Friday, February 27, 2015

Half-Thoughts on Traps

The Dungeon's Front Door was going to include the following material, but it was cut for not fitting into the theme of the essay.  I thought I ought to include the content somewhere, however.

Traps are founded on well-understood principles: that they might be found anywhere; that they can be detected; that they can be deactivated . . . and if not detected or removed, that they will deliver damage, poison or some other consequence.  But are we willing to consider the possibility of traps that have no effects?

The practical joke with the little flag that pops out of the gun and says BANG! - though crass, remains disconcerting if the gun looks real.  The dungeon trap that is easily found - yet strangely difficult or even impossible to remove (because it is not, in fact, a trap) can easily tie a party up for a long time.  The party will go into it with the assumption that any trap can be removed.  Since this 'trap' has no discernable mechanism, however - what should the party do then?

We can also introduce a circumstance where the removal of one trap will guarantee the firing of a second trap.  We can play with this idea in several ways.  We can allow the players to find both traps (or all of them, if more than two are involved) with one roll, so that they can see plainly how the traps are rigged to go off.  Or we can stipulate that only some of the traps are found, depending on whether or not the thief rolls successfully for each trap.  I personally prefer the first option - because that suggests the thief could stop trap A from setting off trap B, if the cord on trap C is pulled in this manner (using the party's fighter) and if this flagstone in the corner is stood on (using the party's bard), compelling all the players to take some part.  Then if the traps go off, it could be the fault of the mage or the druid.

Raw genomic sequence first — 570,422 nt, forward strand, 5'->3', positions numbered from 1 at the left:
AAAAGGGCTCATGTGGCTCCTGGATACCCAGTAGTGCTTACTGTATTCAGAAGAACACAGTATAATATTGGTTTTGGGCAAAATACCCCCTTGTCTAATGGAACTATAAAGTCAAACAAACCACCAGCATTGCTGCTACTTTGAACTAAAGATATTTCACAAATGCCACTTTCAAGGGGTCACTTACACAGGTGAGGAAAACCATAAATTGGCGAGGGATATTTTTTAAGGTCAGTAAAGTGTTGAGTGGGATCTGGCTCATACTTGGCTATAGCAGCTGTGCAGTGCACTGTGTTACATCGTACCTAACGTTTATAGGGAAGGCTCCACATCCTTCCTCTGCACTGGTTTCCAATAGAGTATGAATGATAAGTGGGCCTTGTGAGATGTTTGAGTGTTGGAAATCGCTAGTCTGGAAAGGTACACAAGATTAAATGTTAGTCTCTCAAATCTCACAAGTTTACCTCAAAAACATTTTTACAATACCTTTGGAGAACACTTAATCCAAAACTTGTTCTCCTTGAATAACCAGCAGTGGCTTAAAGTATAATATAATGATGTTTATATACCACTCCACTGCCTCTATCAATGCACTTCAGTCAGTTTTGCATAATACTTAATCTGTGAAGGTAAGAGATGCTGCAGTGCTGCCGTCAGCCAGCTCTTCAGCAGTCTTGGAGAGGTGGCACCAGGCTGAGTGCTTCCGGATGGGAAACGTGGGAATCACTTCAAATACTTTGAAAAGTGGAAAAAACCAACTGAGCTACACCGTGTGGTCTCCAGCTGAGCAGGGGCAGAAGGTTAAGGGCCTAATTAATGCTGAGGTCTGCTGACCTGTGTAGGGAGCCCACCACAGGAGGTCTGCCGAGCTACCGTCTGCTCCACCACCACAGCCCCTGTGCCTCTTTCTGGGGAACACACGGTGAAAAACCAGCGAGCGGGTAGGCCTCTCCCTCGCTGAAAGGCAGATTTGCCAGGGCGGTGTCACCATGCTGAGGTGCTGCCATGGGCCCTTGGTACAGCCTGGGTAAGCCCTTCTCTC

There is a certain fascination, however, if the party realizes there are more traps, but they don't know how many or even how these traps are connected.  Add in that some of these traps may be 'dummies' and we have a real conundrum.  Hah.  And I keep saying that I don't like puzzles in dungeons!

We don't have to consider the impracticality of some fool putting this arrangement in place, do we?  I mean, we've seen Saw, we have other cultural references - we're just willing to accept that some premise exists.  A party, I'm sure, would think it reasonable that someone would put something valuable behind a mess like this.

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